"We have enough problems all over our borders, and if you want to survive in Israel we have to build a new society that can speak one with the other, can respect the other and can help each other and only if we can build a strong society we can achieve anything," Peleg said.
Peleg's talk about values means not only the teaching of Jewish history, Torah and culture that is absent from secular Israeli schools, but also implementing volunteer and outreach programs at ORT Israel schools.
These are programs such as Sunflowers, where ORT Israel students visit cancer patients at 17 medical centers throughout Israel, or the Ethiopian National Project to promote the scholastic achievements of Ethiopian students, or the Jewish Arab Co-existence Project, which joins together Arab and Jewish students.
"Everyone wants to take, take, take and not to give," Peleg said, which he followed by paraphrasing J.F.K. "Every morning you have to get up and say, 'What are you going to do in your community?' You are going to help in the old people in the community, you are going to help in the hospitals."
While there are a number of universities and schools that include volunteerism and charity as part of their curricula, it's the technology component that differentiates ORT Israel from the many of the Israeli liberal arts schools. "We need to strengthen Israel's economic situation," Peleg said. "If we want [Israel] to be economically independent, we have to motivate our children to choose science and technology."
Do children want to choose science and technology?
Some, like Yakir Menachem, say they always dreamed of it. But the blond-haired, blue-eyed Israeli boy from Holon, in the central region, never got along with his teachers and had to leave school. In ninth grade he came to ORT Tel Nof, an aviation high school that feeds graduates to the Israeli air force. Now in 11th grade, he studies mechatronics (mechanical electronics) and is preparing for the Bagrut (matriculation exam).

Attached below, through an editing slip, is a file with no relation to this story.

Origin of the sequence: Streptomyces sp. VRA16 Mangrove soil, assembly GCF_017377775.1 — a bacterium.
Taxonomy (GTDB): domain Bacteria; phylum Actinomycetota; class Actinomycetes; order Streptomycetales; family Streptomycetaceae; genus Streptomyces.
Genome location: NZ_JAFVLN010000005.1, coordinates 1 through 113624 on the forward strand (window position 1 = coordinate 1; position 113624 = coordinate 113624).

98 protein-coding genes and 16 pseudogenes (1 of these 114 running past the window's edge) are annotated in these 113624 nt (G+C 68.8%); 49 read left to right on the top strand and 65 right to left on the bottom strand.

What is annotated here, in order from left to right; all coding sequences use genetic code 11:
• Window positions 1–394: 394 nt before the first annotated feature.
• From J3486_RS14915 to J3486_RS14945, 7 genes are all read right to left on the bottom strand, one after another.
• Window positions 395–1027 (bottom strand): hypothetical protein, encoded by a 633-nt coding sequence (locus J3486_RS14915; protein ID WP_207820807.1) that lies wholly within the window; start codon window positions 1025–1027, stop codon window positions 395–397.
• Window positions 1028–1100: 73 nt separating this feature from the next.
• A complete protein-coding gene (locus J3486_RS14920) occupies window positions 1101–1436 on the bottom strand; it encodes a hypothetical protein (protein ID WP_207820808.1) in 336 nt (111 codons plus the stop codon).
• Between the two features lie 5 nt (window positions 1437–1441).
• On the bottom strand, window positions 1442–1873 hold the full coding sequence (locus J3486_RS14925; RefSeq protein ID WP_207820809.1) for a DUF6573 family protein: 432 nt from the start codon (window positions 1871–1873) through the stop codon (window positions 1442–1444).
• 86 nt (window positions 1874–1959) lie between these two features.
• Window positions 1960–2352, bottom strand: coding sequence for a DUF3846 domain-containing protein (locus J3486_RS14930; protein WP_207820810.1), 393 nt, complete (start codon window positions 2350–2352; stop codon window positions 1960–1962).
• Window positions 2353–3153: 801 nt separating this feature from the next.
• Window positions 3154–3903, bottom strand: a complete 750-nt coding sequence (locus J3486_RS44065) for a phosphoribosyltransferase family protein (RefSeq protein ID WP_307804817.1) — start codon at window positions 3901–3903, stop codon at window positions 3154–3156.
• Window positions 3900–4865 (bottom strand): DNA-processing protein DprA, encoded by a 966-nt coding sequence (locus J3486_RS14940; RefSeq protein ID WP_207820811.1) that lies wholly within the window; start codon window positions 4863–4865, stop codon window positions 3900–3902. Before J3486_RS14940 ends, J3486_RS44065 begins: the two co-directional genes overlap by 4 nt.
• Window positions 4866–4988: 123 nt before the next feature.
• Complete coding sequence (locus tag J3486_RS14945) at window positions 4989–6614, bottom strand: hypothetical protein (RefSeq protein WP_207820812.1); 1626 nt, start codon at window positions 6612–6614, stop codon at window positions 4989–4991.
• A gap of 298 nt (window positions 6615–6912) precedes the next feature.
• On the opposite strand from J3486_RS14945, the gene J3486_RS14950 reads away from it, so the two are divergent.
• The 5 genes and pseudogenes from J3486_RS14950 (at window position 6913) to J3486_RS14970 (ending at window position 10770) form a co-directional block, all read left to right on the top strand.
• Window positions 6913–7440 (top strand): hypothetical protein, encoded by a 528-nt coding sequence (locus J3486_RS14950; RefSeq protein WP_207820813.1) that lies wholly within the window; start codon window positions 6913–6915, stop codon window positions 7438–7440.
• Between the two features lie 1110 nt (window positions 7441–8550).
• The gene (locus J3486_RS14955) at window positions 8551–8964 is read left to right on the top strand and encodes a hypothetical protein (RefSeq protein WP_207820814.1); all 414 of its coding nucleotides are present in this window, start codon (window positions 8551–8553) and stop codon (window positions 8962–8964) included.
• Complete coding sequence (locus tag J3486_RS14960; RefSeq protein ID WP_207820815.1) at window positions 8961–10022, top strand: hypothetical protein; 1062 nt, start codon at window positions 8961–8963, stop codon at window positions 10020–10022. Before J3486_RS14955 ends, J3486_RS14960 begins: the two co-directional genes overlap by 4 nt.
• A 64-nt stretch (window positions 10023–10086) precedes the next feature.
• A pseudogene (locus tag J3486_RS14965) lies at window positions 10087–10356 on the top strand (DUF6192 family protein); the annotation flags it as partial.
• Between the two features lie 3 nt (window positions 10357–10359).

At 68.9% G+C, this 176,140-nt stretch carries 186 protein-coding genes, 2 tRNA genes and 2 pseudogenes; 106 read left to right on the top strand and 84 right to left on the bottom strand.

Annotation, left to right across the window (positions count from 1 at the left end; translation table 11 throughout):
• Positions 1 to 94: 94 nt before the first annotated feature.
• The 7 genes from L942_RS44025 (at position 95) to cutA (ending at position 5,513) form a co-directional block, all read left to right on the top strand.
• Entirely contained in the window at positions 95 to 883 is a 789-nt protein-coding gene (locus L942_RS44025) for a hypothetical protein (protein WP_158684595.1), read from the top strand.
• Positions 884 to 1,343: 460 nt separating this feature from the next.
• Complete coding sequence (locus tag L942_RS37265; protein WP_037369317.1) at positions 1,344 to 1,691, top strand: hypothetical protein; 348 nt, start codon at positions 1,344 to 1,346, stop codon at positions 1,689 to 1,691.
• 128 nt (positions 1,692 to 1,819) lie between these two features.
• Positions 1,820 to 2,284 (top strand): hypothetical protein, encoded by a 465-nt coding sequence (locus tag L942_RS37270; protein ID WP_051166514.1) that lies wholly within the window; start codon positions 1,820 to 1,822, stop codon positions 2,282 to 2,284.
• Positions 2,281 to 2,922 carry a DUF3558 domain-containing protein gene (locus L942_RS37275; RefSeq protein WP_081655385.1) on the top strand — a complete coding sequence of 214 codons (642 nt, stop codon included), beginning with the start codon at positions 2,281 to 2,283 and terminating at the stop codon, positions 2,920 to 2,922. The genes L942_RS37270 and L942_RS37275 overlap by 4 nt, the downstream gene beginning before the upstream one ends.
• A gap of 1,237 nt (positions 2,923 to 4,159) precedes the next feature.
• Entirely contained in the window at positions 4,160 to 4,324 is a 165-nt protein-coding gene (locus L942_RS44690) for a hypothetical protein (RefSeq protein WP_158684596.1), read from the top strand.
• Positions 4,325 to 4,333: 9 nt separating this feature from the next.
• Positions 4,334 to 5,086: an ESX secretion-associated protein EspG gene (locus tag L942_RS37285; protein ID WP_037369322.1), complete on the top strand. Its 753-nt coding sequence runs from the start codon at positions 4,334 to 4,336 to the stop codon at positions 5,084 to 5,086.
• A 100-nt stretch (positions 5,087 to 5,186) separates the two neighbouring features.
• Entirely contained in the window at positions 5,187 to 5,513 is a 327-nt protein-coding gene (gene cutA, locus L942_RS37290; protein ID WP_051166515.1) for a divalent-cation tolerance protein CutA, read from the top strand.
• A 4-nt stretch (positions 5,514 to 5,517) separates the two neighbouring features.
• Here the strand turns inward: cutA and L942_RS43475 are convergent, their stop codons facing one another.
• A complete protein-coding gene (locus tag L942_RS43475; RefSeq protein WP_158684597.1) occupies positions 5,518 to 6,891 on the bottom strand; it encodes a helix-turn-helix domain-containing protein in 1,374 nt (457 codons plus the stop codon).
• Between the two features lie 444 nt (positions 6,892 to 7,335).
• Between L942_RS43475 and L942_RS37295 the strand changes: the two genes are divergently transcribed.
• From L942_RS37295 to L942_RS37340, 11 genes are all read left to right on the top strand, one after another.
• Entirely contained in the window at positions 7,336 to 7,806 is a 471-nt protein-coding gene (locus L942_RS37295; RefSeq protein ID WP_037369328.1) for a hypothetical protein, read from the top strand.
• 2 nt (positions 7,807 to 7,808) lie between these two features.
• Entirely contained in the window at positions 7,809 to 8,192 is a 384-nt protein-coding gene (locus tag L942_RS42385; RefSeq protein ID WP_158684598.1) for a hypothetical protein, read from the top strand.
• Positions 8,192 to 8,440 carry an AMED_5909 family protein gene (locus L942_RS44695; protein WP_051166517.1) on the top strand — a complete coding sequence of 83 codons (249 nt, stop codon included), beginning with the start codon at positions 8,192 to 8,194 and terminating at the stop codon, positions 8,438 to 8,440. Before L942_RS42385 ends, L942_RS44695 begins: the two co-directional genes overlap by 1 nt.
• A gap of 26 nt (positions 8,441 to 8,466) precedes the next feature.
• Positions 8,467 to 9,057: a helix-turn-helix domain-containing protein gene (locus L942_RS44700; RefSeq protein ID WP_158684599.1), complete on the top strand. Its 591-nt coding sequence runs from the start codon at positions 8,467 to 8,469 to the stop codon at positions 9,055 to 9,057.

"I always wanted to do the Bagrut, but I didn't know if I could," he said. He hopes to serve in the air force. "I am not sure I will do this profession when I grow up, but I am sure that it gives me a knowledge that if I want to go to a higher school, it will help me."
In addition to skilled technicians and practical engineers, ORT Israel is aiming its sights on Israel's top students, such as Maxim Savcheko who studies at ORT Givat Ram in Jerusalem.
Featuring 1,000 high school students and 600 junior high students, Hebrew University-adjacent ORT Givat Ram is the biggest high school in Jerusalem and is one of four ORT Israel schools in the nation's capital. Twenty-five percent of the students are from families who came from the former Soviet Union.
Savcheko, 17, was one of five Givat Ram students going to the RoboCup junior competition in Atlanta this past June.
"We designed a rescue robot that searches for wounded victims after a terror attack," he said of his and Leo Sarikas' foot-high creation of wood, wires and circuits, a project that combines ORT Israel's mottos of technology and charity. "Every component of the robot was designed by us."
Although ORT Israel educates about 10 percent of the Israeli public school population, Peleg's dreams are bigger than running 167 junior high, high schools and colleges.
"We get students after elementary school and it's too late," he said. ORT Israel is a "holistic program. We want ORT Israel to take care of students from kindergarten through high school."
Does ORT Israel plan to take over the entire Israeli educational system?
Peleg laughs, as if the idea has never occurred to him, even though many times during ORT Israel's four-day sponsored press trip, which this reporter participated in, he made statements like "Mass education is bound to fail," and "Government should set the standards and others should run the schools."
For now, Peleg said, "I am not going to replace the government. I think if I can show the government [how well this works] the government will adopt the program."
Melchior would be glad to hear this, because he believes systems like ORT Israel only work well within the framework of government. "ORT is strengthening the level of education, giving the kids the content the public system can't," Melchior said. "I do believe the state has to take full responsibility.... If it comes instead of the state, it's catastrophic."
Of course, ORT Israel is nowhere near a takeover of the entire Israeli educational system, but has the organization extended itself too far? ORT Israel now teaches science and technology to junior high, high school, technical school and colleges, at both the technical and professional levels, hoping to attract students in the periphery, minorities and the impoverished, as well as the top students in the country. Not to mention give them a well-rounded education with a foundation in Jewish values.
Peleg shrugs it all off. He's been called a megalomaniac and worse. All he's interested in is educating the Israeli youth.
"Education is the celebration of creativity," he said. "The youth are the future of Israel."